Venezuela Opposition Calls New Protests as Death Toll Mounts

  • Nationwide anti-government marches are planned for Wednesday
  • Death toll from clashes over the past month rises to 26

Why Venezuela's Many Crises Keep Getting Worse

Venezuela’s opposition plans to march on Wednesday to downtown Caracas as part of its campaign to force fresh elections and restore the powers of the parliamentary branch it controls.

Opposition leader Juan Carlos Caldera, speaking at a news conference Tuesday in Caracas, said the march would head to the Human Rights Ombudsman’s office from the same 26 starting points used in an April 19 march that drew over a million supporters.

Activists block a highway during a march in Caracas, on April 24.

Source: Carlos Becerra/Anadolu Agency via Getty Images

Opposition supporters occupied roadways around the country for much of Monday afternoon amid only a limited response from security forces. Still, Public Prosecutor Luisa Ortega Diaz, who publicly split with ruling socialist party of President Nicolas Maduro after the Supreme Court tried to invalidate the National Assembly, said on Tuesday that the death toll from clashes over the past month had risen to 26 after three more people were killed overnight.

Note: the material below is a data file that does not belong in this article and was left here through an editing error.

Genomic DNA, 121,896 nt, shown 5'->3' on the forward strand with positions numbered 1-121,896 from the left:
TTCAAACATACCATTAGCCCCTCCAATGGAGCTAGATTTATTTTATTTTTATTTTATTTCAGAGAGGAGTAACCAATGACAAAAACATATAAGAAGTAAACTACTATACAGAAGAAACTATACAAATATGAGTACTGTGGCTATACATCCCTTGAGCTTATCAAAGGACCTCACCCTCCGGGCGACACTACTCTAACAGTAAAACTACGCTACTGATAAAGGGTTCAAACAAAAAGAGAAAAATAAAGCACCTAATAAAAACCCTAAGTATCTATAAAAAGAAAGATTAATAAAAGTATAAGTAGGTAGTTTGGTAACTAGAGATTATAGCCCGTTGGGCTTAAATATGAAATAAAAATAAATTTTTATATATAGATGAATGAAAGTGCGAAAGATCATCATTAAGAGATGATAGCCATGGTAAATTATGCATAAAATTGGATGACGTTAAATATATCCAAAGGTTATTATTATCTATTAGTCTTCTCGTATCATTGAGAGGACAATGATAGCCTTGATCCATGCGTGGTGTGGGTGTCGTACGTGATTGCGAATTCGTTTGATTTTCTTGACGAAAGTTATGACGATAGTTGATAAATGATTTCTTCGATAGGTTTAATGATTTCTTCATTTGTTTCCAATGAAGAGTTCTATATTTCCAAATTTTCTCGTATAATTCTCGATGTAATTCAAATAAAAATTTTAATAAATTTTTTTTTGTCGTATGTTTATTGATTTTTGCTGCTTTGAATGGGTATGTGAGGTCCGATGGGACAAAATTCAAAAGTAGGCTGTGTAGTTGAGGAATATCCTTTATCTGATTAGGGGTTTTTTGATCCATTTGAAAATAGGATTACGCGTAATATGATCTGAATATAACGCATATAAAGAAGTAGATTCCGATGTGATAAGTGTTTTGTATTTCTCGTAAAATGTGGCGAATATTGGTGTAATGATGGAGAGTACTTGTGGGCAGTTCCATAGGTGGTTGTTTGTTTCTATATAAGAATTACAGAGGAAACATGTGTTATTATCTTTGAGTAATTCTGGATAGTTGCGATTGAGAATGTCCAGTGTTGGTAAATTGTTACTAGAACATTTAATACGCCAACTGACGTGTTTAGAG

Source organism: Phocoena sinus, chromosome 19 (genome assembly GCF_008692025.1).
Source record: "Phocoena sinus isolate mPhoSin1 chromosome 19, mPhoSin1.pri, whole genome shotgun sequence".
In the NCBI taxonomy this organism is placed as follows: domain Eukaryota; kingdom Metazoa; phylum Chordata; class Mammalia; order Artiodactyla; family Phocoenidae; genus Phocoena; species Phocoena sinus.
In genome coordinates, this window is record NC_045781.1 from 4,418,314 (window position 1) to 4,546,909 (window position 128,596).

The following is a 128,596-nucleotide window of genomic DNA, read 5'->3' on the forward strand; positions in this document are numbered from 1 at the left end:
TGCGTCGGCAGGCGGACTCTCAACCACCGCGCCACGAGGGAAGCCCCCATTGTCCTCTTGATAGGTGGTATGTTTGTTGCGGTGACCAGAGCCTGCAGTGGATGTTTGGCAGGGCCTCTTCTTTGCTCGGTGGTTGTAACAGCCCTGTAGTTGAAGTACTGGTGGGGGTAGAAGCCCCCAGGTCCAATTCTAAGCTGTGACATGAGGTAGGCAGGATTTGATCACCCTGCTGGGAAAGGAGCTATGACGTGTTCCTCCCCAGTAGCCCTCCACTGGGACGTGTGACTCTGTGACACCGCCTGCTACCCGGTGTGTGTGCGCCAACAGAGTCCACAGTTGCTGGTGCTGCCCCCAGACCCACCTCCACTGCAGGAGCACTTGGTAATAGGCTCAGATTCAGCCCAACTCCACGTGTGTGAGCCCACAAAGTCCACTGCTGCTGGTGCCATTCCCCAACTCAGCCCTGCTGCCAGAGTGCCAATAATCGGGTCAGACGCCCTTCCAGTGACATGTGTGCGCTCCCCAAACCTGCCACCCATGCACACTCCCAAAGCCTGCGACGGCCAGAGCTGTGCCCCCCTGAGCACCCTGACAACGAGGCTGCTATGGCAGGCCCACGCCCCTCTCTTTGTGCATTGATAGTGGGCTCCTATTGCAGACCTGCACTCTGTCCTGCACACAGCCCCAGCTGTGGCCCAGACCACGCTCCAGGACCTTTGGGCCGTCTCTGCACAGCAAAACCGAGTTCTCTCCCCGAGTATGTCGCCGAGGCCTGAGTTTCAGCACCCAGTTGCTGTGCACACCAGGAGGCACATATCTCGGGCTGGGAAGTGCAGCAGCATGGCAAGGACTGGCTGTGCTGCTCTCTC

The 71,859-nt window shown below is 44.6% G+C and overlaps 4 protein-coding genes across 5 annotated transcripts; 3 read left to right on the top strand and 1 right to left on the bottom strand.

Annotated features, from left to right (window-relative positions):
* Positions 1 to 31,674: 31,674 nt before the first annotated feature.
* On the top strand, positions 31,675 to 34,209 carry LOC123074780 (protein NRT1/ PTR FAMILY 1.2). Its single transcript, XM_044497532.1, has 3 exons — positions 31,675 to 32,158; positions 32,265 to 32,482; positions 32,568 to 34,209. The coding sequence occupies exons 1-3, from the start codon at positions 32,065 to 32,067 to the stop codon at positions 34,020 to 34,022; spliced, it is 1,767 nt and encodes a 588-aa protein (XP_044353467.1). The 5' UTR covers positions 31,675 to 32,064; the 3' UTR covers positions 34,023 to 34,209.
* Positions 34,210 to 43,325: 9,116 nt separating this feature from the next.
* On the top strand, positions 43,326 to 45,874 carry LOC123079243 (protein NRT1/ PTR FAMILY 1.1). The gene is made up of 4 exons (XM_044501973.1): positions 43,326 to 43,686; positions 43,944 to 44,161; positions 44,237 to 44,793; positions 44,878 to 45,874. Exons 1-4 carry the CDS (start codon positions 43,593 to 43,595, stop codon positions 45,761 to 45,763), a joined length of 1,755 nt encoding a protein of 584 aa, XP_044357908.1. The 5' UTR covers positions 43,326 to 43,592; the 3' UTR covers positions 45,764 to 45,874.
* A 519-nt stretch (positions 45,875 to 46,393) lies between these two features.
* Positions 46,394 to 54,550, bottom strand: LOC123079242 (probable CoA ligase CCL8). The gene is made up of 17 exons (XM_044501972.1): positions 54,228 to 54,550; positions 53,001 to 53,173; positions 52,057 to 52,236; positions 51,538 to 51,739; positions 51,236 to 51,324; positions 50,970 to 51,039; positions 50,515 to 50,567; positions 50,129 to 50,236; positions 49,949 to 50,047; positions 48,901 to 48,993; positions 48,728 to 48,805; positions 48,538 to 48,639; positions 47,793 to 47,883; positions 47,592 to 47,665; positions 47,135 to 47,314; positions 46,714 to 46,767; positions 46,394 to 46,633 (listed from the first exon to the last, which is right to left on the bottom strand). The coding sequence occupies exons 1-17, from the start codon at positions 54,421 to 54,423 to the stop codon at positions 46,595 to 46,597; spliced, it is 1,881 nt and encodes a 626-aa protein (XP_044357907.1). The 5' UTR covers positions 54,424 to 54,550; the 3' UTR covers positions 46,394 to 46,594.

“Everyone should tone done the rhetoric and try and elevate it,” she said, renewing a call for fresh dialogue and adding that 1,289 people had been detained over the past weeks of unrest. “No one desires a civil war.”

The press office for opposition lawmaker Williams Davila, who represents Merida, alleged late Monday on Twitter that pro-government armed paramilitaries had fired shots at protests in that Andean state.

Police intervene during a march in Caracas, on April 24.

Source: Carlos Becerra/Anadolu Agency via Getty Images

The opposition is expected to announce their protest agenda for the rest of the week after Wednesday’s rally. Opposition lawmaker Miguel Pizarro said that the National Assembly would spend Tuesday communicating with international groups including the United Nations and the Organization of American States.

“Protests have yet to reach a level, in terms of persistence and turnout, that would prompt key stakeholders to abandon Maduro,” Eurasia Group analysts Risa Grais-Targow and Agata Ciesielska said in a report Monday. “However, unrest is continuing to spill over into Chavista strongholds, suggesting that the tipping point may be nearing.”

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